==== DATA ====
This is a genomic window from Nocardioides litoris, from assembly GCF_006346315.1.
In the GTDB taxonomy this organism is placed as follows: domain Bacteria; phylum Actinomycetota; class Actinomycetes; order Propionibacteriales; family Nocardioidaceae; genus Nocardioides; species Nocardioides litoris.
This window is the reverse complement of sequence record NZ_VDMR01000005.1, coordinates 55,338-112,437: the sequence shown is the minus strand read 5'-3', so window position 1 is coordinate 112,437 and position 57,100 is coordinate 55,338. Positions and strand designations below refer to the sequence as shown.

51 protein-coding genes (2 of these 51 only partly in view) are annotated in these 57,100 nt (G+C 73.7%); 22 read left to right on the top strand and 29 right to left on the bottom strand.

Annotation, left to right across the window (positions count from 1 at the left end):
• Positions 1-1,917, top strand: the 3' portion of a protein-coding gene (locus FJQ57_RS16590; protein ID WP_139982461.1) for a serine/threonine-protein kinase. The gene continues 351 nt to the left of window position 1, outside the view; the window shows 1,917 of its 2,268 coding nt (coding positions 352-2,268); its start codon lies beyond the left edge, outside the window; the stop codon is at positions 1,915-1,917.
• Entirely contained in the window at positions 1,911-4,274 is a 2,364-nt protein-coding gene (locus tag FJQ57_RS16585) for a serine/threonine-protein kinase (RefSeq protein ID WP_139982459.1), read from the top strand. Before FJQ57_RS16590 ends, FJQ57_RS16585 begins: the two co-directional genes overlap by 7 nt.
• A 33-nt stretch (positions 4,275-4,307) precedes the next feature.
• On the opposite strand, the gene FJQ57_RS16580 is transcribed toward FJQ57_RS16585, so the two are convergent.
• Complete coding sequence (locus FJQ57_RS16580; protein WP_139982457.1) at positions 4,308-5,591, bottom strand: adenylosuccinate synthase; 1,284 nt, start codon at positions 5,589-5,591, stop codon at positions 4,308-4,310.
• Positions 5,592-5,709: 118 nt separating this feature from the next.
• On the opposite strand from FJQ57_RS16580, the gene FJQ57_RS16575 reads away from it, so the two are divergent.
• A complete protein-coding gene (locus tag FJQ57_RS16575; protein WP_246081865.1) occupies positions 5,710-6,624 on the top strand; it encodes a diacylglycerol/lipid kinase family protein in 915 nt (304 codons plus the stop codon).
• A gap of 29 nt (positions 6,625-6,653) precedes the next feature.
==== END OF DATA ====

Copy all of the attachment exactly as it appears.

This is a genomic window from Nocardioides litoris, from assembly GCF_006346315.1.
In the GTDB taxonomy this organism is placed as follows: domain Bacteria; phylum Actinomycetota; class Actinomycetes; order Propionibacteriales; family Nocardioidaceae; genus Nocardioides; species Nocardioides litoris.
This window is the reverse complement of sequence record NZ_VDMR01000005.1, coordinates 55,338-112,437: the sequence shown is the minus strand read 5'-3', so window position 1 is coordinate 112,437 and position 57,100 is coordinate 55,338. Positions and strand designations below refer to the sequence as shown.

51 protein-coding genes (2 of these 51 only partly in view) are annotated in these 57,100 nt (G+C 73.7%); 22 read left to right on the top strand and 29 right to left on the bottom strand.

Annotation, left to right across the window (positions count from 1 at the left end):
• Positions 1-1,917, top strand: the 3' portion of a protein-coding gene (locus FJQ57_RS16590; protein ID WP_139982461.1) for a serine/threonine-protein kinase. The gene continues 351 nt to the left of window position 1, outside the view; the window shows 1,917 of its 2,268 coding nt (coding positions 352-2,268); its start codon lies beyond the left edge, outside the window; the stop codon is at positions 1,915-1,917.
• Entirely contained in the window at positions 1,911-4,274 is a 2,364-nt protein-coding gene (locus tag FJQ57_RS16585) for a serine/threonine-protein kinase (RefSeq protein ID WP_139982459.1), read from the top strand. Before FJQ57_RS16590 ends, FJQ57_RS16585 begins: the two co-directional genes overlap by 7 nt.
• A 33-nt stretch (positions 4,275-4,307) precedes the next feature.
• On the opposite strand, the gene FJQ57_RS16580 is transcribed toward FJQ57_RS16585, so the two are convergent.
• Complete coding sequence (locus FJQ57_RS16580; protein WP_139982457.1) at positions 4,308-5,591, bottom strand: adenylosuccinate synthase; 1,284 nt, start codon at positions 5,589-5,591, stop codon at positions 4,308-4,310.
• Positions 5,592-5,709: 118 nt separating this feature from the next.
• On the opposite strand from FJQ57_RS16580, the gene FJQ57_RS16575 reads away from it, so the two are divergent.
• A complete protein-coding gene (locus tag FJQ57_RS16575; protein WP_246081865.1) occupies positions 5,710-6,624 on the top strand; it encodes a diacylglycerol/lipid kinase family protein in 915 nt (304 codons plus the stop codon).
• A gap of 29 nt (positions 6,625-6,653) precedes the next feature.